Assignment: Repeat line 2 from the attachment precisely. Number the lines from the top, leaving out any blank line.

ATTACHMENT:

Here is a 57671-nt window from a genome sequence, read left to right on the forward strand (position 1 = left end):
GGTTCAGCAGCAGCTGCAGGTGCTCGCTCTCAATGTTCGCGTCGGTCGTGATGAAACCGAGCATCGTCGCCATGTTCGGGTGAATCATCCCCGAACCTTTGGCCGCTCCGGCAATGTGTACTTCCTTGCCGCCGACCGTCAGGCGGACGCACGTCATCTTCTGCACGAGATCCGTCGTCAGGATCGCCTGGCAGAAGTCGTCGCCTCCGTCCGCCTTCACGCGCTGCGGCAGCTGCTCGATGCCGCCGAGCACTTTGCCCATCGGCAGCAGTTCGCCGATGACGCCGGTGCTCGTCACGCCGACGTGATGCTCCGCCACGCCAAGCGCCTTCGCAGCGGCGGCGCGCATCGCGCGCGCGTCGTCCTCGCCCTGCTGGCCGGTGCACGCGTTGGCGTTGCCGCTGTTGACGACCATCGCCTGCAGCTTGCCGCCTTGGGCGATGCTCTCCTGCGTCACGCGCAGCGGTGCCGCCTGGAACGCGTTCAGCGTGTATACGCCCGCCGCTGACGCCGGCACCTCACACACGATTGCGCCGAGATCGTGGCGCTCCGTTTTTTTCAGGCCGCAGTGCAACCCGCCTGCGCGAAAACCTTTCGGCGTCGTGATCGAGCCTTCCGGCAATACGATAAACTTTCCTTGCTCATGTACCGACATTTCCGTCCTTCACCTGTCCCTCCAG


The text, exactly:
GGTTCAGCAGCAGCTGCAGGTGCTCGCTCTCAATGTTCGCGTCGGTCGTGATGAAACCGAGCATCGTCGCCATGTTCGGGTGAATCATCCCCGAACCTTTGGCCGCTCCGGCAATGTGTACTTCCTTGCCGCCGACCGTCAGGCGGACGCACGTCATCTTCTGCACGAGATCCGTCGTCAGGATCGCCTGGCAGAAGTCGTCGCCTCCGTCCGCCTTCACGCGCTGCGGCAGCTGCTCGATGCCGCCGAGCACTTTGCCCATCGGCAGCAGTTCGCCGATGACGCCGGTGCTCGTCACGCCGACGTGATGCTCCGCCACGCCAAGCGCCTTCGCAGCGGCGGCGCGCATCGCGCGCGCGTCGTCCTCGCCCTGCTGGCCGGTGCACGCGTTGGCGTTGCCGCTGTTGACGACCATCGCCTGCAGCTTGCCGCCTTGGGCGATGCTCTCCTGCGTCACGCGCAGCGGTGCCGCCTGGAACGCGTTCAGCGTGTATACGCCCGCCGCTGACGCCGGCACCTCACACACGATTGCGCCGAGATCGTGGCGCTCCGTTTTTTTCAGGCCGCAGTGCAACCCGCCTGCGCGAAAACCTTTCGGCGTCGTGATCGAGCCTTCCGGCAATACGATAAACTTTCCTTGCTCATGTACCGACATTTCCGTCCTTCACCTGTCCCTCCAG